If you want to succeed at betting baseball, then you need to have a handle on the basics. Many say that baseball is the easiest sport to bet on profitably for those who know what they are doing. There may be some truth to this, but only for people who master the basic techniques behind baseball handicapping.
So what are the things that you have to know if you are going to have success over a long, grueling MLB season? The short of it – a WHOLE LOT of variables and data that you have to look over and study vigorously in order to succeed long term.
Here are some basics to master as you look for success.
A Season of Patience
Baseball provides the longest, most grueling season of all. For bettors, this can mean a number of things. An optimistic view is that the long season provides ample opportunity to make money. Considering there’s 162 games in a season, there should be plenty of chances to get in while the getting is good.
You can bet on up to fifteen games for five months, which games in the early afternoon and into the night. What this also means is that you have to have patience. A losing day in baseball is not the end of the world.
You will have the chance to get back on track first thing tomorrow, so you can’t make stupid bets in an effort to reclaim losses. Those who find success betting baseball understand that it’s a grind.
Pitching Isn’t Everything; BUT, it’s Important
You may hear some people talk about how starting pitching accounts for 90% of what happens in a game. This number is probably a little bit over the top, but it does accurately state how important starting pitching is. The starters set the lines, and you have to know how to break them down.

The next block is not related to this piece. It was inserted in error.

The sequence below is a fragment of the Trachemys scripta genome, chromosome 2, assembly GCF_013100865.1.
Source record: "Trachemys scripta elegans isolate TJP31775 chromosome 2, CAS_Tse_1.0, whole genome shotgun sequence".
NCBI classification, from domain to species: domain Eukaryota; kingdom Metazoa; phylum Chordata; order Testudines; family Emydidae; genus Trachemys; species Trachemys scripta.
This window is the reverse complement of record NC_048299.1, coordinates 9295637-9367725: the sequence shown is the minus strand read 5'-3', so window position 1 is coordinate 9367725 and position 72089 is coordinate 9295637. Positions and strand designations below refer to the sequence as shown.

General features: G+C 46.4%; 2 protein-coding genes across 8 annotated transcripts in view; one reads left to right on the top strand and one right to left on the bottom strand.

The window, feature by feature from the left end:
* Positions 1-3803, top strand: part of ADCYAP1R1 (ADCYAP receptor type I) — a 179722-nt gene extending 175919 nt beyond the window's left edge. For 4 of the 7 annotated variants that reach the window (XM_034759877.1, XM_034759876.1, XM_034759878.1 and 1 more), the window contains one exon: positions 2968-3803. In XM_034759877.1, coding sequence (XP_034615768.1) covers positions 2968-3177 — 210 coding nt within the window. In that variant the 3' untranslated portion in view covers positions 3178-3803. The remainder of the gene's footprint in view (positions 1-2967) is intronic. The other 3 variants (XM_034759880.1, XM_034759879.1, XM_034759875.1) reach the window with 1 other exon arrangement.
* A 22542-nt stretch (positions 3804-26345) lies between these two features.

You must understand how well a guy is throwing right now and whether he is fully healthy. You need to know how he matches up against the opposing offense and if the ballpark is a good one for him. In all of this, you should remember that pitching is not the only thing to analyze.
There are plenty more factors including:
– Defensive strength of each time
– Bullpen use in the week leading up to the game (is team A’s closer available?)
– Injuries and lineup modifications
– Strength of each offense
– Intangible factors that might impact performance (travel constraints, motivating factors)
Don’t Get Caught Up in Small Sample Sizes
One of the biggest mistakes made by inexperienced baseball handicappers is putting too much emphasis on small sample sizes. If a pitcher has put together three good starts in a row, that shouldn’t cause you to neglect ten previous years of data that says he’s an average player.
Likewise, don’t fall for hitters on hot streaks. Just because a team was hot yesterday does not mean that they will be hot tomorrow. You can really run into trouble by taking sample sizes and applying them out of context.
A better approach is to look at the numbers over the long run to get an idea of what you are dealing with. The more data you use in your analysis, the more accurate it will be.